Speed, reactions, agility - things we are told diminish with age.


While that may be true, this group of senior sportsmen


and women are proof that sometimes guile, finesse and, of course,


If I do the housework, I'm allowed out in the afternoon.


What is it about coming here and playing table tennis


It is the highlight of most people's week, you know.


We just look forward to it, have a wonderful time.


The standard has been going up all the time.


Try telling that to Frank that it's just about keeping fit.


The man with the most fearsome serve in the whole of...


As well as the fun side to all of this, there


Over the last few years, John has offered a number of strokes,


For some time now he doesn't know who I am and will ask at least


several times a day, I don't know you, who are you?


When he's away from here, he can't walk properly up the road,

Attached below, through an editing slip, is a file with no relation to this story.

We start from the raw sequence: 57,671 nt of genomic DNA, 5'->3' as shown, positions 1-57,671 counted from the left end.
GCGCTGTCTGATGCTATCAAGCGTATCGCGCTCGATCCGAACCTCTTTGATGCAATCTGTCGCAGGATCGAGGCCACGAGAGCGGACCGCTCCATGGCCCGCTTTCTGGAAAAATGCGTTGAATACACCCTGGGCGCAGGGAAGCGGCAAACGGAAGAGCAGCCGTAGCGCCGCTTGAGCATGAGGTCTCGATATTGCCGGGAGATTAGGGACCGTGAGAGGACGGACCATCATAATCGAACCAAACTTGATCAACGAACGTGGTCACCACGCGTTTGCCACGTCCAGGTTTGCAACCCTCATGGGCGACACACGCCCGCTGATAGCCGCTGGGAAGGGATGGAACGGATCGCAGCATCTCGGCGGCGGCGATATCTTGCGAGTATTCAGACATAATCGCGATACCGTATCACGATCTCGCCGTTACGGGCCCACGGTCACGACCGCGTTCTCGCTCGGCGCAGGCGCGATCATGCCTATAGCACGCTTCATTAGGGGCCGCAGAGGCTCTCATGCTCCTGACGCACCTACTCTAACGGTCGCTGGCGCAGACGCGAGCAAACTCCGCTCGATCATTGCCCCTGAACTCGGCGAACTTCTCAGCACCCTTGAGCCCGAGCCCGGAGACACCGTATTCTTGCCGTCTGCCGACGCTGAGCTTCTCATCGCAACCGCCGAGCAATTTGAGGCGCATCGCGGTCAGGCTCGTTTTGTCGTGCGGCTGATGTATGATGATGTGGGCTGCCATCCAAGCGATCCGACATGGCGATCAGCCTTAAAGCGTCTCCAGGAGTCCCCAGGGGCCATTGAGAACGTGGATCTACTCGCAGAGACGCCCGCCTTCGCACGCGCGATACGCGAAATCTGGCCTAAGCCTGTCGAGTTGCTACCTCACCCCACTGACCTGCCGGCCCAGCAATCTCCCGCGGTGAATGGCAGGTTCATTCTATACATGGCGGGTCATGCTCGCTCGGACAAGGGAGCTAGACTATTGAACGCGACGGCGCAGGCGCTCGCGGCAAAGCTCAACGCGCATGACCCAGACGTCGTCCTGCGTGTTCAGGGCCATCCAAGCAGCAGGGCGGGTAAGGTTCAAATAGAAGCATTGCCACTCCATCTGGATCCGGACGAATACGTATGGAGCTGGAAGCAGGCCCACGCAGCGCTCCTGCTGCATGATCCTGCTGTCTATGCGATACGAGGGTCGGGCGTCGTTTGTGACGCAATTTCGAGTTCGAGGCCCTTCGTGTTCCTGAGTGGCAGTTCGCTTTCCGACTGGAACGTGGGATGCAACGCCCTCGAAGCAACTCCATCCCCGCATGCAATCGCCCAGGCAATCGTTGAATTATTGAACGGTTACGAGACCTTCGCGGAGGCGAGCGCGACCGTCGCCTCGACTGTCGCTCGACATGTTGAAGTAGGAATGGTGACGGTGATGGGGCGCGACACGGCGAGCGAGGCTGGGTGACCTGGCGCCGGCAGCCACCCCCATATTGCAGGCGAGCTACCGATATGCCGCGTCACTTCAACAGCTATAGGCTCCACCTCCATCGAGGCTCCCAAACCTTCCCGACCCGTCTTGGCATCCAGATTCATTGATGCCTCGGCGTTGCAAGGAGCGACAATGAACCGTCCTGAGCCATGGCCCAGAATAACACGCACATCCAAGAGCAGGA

People with dementia tend to get worse like this because they have


Physically here, he's different as well.


He has never fallen playing table tennis here.


And then there is Diana and her 92-year-old baby brother David.


I'm told the last time these two played a singles match


What do you get out of coming here and playing table tennis?


I love the company, but I also love table tennis and, you know,


I think you have to think about it, and you have to move about a bit,


It's better than a rocking chair and a tartan rug.


I couldn't leave here without testing whether youth


I've never been so relieved to lose at something


She beat him fair and square! Diana showed him. Some great volleys.


Really brilliant. Now, weather is a topic


we all like to discuss - too hot, too cold -


we're never happy! And the Met Office says last year


was the warmest year on record. But does it still snow


like it used to? Jemma Woodman has been taking


a look back at the great Is anywhere more beautiful


than Dartmoor in the snow? And a light dusting at least


is pretty much guaranteed But if you think you remember a time